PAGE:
As with Dawn at Emberwilde (Treasures of Surrey #2), the plot in A Stranger at Fellsworth also involves suspected criminal activity going down under the cover of forest. Much of the novel proves to be a sweet if rather safe kind of story. It's pretty evident early on who the "bad guys" are going to be. It's also the standard, glowy Christian Fiction historical romance which means you can pretty much count on things ending on a HEA with MCs. Even so, the characterizations are done well for the most part, the relationships (and the history there) decently thought out and entertaining. Though, as you might expect with a novel of this type, there's only minimal interaction between our male and female MCs before the reader is struck, suddenly and unrealistically, with exchanged confessions of deep love right before story's close.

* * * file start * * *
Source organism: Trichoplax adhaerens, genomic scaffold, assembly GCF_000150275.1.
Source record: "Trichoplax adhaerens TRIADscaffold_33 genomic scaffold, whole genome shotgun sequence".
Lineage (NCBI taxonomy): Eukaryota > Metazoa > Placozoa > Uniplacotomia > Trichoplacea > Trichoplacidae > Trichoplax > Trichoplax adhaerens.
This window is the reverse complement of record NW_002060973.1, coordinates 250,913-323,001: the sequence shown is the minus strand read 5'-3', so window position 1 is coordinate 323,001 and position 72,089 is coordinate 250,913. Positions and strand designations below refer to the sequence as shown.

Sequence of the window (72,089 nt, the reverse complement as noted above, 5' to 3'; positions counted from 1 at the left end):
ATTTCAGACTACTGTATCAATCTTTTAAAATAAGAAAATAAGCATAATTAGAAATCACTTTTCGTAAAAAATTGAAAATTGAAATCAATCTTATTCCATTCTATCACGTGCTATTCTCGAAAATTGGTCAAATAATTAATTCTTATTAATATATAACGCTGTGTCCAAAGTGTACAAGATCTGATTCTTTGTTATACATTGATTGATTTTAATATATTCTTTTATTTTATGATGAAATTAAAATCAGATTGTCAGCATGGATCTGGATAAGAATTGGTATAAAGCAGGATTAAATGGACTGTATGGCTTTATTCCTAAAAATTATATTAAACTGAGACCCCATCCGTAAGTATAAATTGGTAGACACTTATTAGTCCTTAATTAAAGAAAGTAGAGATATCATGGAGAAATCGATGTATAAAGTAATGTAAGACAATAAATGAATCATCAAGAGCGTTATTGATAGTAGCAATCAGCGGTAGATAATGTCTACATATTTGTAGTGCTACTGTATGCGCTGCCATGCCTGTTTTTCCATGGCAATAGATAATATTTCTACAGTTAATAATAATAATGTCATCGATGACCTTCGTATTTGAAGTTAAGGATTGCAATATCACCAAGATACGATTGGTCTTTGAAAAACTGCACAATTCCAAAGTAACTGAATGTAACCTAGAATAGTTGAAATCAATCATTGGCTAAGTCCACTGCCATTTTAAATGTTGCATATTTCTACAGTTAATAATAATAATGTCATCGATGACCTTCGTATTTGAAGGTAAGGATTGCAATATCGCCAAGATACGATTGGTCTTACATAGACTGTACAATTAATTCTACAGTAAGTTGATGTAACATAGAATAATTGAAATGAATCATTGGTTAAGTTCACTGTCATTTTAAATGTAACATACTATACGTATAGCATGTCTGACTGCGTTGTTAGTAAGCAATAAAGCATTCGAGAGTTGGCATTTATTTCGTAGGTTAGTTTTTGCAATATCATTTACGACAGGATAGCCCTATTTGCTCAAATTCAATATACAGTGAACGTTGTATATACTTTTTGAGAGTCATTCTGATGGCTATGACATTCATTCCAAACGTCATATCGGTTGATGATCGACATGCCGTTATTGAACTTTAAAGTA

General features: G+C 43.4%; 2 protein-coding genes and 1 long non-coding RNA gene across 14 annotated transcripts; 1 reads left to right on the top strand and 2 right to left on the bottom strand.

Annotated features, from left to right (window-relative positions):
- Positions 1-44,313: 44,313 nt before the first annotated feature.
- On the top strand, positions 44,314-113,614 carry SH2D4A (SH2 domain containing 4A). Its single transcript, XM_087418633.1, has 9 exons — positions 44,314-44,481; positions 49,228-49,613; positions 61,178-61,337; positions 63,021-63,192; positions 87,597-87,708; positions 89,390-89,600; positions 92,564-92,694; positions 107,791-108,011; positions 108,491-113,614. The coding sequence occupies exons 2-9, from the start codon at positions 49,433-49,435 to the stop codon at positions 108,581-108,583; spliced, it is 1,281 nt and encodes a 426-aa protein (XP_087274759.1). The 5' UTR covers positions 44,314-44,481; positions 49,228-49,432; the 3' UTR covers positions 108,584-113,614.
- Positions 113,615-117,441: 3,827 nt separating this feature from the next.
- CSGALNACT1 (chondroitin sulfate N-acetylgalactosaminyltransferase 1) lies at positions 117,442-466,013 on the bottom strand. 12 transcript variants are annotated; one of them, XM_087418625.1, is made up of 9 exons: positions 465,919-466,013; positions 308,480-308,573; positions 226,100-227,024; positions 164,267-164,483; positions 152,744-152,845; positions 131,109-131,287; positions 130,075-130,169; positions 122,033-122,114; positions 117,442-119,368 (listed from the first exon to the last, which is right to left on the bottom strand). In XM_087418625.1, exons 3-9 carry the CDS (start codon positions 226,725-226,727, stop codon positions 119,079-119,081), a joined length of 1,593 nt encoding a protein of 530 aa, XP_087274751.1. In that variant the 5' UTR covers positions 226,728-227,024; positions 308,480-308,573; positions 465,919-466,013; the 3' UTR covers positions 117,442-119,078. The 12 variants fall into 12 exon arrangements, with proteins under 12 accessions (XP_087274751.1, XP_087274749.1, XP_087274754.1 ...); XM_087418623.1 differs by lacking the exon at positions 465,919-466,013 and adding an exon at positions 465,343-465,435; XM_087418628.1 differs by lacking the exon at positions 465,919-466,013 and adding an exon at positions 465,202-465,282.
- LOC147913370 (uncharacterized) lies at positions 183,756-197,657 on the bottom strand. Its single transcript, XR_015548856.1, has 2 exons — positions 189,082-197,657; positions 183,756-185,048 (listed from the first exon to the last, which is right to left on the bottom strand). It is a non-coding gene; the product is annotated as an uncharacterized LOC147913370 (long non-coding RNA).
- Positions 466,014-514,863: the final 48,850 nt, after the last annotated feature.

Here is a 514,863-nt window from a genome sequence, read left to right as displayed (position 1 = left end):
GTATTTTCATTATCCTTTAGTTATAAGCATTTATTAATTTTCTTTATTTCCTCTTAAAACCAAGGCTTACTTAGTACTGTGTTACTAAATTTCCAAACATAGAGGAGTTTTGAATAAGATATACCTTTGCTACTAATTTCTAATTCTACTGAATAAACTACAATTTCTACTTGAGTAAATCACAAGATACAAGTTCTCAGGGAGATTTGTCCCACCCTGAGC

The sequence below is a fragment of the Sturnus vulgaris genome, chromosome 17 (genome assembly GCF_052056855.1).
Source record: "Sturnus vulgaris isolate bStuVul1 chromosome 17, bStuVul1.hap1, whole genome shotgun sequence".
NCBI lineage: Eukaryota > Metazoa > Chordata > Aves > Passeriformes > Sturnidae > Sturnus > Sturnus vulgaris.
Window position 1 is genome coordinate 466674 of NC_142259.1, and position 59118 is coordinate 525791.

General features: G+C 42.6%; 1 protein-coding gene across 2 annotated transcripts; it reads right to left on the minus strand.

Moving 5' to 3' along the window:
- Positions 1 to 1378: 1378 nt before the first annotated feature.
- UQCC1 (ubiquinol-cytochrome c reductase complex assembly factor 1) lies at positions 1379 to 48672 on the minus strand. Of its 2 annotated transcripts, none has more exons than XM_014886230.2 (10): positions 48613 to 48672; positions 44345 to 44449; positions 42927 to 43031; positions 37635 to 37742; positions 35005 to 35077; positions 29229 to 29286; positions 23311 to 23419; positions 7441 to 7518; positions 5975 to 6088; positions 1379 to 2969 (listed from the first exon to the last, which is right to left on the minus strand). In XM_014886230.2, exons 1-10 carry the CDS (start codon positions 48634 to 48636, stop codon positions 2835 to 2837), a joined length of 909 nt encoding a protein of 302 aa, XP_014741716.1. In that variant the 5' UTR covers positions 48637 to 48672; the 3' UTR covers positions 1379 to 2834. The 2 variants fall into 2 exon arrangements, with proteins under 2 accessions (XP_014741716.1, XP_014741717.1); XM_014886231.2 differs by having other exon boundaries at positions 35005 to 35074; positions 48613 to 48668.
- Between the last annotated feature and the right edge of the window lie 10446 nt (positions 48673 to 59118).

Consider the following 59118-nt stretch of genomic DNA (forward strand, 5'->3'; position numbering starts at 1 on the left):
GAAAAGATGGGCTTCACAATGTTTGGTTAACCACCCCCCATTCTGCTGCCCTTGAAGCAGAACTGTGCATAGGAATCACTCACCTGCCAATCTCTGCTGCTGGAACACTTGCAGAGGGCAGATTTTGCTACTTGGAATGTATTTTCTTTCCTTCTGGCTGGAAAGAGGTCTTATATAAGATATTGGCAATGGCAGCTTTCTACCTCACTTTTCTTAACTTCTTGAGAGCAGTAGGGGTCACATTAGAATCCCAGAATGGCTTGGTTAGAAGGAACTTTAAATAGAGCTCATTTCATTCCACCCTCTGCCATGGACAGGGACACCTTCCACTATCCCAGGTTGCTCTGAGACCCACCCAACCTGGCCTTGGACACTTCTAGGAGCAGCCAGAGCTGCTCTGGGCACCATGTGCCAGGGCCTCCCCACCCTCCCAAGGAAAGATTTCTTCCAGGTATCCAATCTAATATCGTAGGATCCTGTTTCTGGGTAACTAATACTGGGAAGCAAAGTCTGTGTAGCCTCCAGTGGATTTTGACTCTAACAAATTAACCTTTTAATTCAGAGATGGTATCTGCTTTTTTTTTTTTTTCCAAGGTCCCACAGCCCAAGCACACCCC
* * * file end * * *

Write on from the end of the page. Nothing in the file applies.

There was one point in the story where one character describes the details of a situation / relationship as "perfectly adequate", which is kind of the feeling I was left with after finishing this closing book to this series. Overall, it was, truthfully, "perfectly adequate".... it's just a shame that the mystery / tension portions of the plot came out so underdeveloped. 

 

** Discussion Questions guide provided in the paperback edition

 

 

FTC DISCLAIMER: TNZ Fiction Guild kindly provided me with a complimentary copy of this book in exchange for an honest review. The opinions above are entirely my own. 

Review
4 Stars
Dawn at Emberwilde (Treasures of Surrey #2) by Sarah E. Ladd
Dawn at Emberwilde (A Treasures of Surrey Novel) - Sarah E. Ladd